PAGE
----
Name badges are a staple of association conferences. Three elements to keep in mind when designing your next attendee badge.
Last week’s White House Correspondents’ Dinner looked different from years past, with less emphasis on celebrity and more on press freedom. Other associations can take some lessons from the event.
While associations may want to hide from negative feedback related to their events, confronting it and responding creatively can turn dissatisfied attendees into die-hard conference supporters.
At last week’s Xperience Design Project, participants were reminded that that there’s power in silence and that listening can create memorable moments for both associations and their attendees.
Exhibitors, like attendees and speakers, need to be prepared for your conference. A look at what associations are doing to help ensure their exhibitors have a successful tradeshow experience—and other ideas worth considering.
If you’re looking to expand your attendees’ cultural horizons, it could be time to think about a conference exchange program. Consider the benefits of taking your attendees abroad.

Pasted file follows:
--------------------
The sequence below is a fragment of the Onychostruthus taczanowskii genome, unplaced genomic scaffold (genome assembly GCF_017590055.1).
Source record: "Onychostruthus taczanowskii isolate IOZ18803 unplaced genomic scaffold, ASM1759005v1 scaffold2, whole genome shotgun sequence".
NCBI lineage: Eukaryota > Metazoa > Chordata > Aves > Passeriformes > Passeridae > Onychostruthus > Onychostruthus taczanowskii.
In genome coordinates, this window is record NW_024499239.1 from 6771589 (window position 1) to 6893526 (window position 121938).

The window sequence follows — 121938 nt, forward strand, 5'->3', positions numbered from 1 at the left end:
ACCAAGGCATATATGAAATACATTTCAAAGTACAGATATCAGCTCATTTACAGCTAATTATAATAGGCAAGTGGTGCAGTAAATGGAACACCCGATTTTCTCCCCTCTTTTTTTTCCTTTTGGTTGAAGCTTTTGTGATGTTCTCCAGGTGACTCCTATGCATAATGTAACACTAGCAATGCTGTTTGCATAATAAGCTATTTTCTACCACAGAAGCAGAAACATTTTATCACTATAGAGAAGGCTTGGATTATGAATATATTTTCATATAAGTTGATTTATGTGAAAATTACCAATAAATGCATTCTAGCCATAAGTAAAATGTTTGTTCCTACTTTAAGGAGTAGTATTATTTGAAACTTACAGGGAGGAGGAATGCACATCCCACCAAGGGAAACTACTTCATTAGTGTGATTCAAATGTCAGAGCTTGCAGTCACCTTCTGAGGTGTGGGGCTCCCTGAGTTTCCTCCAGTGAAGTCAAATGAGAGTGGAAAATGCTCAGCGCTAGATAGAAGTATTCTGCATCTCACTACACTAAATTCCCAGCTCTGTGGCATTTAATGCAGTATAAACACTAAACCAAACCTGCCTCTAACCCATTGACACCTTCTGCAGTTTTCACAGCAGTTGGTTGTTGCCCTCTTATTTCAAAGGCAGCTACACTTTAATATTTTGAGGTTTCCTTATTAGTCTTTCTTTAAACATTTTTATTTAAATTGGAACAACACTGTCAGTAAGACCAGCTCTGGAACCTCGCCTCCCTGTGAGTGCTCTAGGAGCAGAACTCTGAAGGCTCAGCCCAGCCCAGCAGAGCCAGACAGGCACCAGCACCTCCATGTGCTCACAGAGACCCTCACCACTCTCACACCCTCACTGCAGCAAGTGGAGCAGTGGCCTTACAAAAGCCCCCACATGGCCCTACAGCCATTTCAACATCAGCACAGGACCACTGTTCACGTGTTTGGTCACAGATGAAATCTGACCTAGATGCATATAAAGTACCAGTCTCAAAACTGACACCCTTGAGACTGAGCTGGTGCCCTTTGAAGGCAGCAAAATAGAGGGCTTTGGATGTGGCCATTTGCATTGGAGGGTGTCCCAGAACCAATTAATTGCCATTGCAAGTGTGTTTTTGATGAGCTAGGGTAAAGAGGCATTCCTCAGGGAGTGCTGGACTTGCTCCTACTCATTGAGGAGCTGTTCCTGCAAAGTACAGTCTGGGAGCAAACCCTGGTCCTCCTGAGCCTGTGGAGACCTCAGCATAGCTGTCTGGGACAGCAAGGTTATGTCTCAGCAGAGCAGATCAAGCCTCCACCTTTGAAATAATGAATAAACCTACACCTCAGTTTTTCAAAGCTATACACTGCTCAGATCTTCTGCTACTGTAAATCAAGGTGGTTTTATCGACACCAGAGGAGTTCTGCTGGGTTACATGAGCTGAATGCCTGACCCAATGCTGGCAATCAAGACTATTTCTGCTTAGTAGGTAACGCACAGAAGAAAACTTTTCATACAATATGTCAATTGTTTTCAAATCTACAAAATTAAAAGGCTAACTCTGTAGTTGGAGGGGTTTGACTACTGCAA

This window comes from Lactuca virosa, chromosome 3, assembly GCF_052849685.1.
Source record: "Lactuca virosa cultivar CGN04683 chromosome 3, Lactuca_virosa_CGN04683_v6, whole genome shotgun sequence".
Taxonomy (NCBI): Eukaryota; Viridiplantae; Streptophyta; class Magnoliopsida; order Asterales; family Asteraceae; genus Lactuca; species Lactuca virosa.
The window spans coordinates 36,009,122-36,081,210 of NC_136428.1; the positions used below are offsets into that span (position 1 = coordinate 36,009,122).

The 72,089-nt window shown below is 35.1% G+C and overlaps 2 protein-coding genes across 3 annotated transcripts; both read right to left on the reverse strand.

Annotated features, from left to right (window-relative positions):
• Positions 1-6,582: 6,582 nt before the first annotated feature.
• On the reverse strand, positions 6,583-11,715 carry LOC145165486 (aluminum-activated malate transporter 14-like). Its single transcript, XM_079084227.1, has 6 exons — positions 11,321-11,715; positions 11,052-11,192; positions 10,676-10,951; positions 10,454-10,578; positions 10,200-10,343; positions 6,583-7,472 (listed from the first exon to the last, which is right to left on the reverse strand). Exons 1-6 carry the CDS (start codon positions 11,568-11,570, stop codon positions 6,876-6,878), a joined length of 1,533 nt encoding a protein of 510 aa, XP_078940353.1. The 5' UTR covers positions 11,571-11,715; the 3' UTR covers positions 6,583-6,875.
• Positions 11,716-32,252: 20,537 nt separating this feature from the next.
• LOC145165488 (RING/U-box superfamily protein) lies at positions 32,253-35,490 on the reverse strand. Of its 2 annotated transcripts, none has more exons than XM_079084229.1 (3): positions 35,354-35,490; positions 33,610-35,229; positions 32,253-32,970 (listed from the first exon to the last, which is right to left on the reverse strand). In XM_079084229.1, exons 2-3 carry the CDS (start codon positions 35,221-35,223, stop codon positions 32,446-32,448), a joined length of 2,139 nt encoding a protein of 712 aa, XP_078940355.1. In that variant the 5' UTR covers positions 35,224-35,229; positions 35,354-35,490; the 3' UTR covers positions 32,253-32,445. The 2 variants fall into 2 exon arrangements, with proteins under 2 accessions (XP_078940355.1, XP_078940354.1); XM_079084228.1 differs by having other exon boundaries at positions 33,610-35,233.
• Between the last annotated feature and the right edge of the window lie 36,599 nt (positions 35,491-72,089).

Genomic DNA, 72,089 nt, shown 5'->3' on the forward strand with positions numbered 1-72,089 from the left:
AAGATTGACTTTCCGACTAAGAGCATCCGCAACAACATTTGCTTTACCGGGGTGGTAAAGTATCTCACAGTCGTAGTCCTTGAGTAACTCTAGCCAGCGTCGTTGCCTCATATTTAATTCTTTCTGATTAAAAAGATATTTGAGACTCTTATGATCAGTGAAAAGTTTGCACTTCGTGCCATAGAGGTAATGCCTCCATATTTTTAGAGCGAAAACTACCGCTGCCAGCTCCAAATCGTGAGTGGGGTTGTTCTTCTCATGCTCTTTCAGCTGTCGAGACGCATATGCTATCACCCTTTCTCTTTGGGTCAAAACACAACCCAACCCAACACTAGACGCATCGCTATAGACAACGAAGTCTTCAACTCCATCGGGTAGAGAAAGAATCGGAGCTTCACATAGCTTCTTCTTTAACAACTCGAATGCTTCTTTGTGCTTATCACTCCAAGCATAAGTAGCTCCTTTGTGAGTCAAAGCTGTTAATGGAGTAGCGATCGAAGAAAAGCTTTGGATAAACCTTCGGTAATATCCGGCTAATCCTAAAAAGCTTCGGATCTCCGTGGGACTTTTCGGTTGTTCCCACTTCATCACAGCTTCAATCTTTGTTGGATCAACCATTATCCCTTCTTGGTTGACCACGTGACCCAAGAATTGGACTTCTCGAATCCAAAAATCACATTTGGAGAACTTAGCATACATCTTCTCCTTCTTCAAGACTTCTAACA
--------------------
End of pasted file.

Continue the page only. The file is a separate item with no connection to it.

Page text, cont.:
Recognizing an imminent labor shortage in its industry, the National Kitchen and Bath Association launched a conference program for local high school students to build awareness about careers in residential construction and design. It’s a model for others to consider.
Major League Baseball teams have started offering Netflix-style ticket subscription packages to boost attendance numbers and attract younger fans to the ballpark. Is it time for associations to consider something similar for their conferences?
Convincing prospective attendees to come to your conference is one thing; selling their bosses on it is something else. What can you do to help prospects persuade their managers?
The global meetings industry is predominantly female. In honor of today’s celebration of the impact women make worldwide, a look at how the meetings industry is doing its part.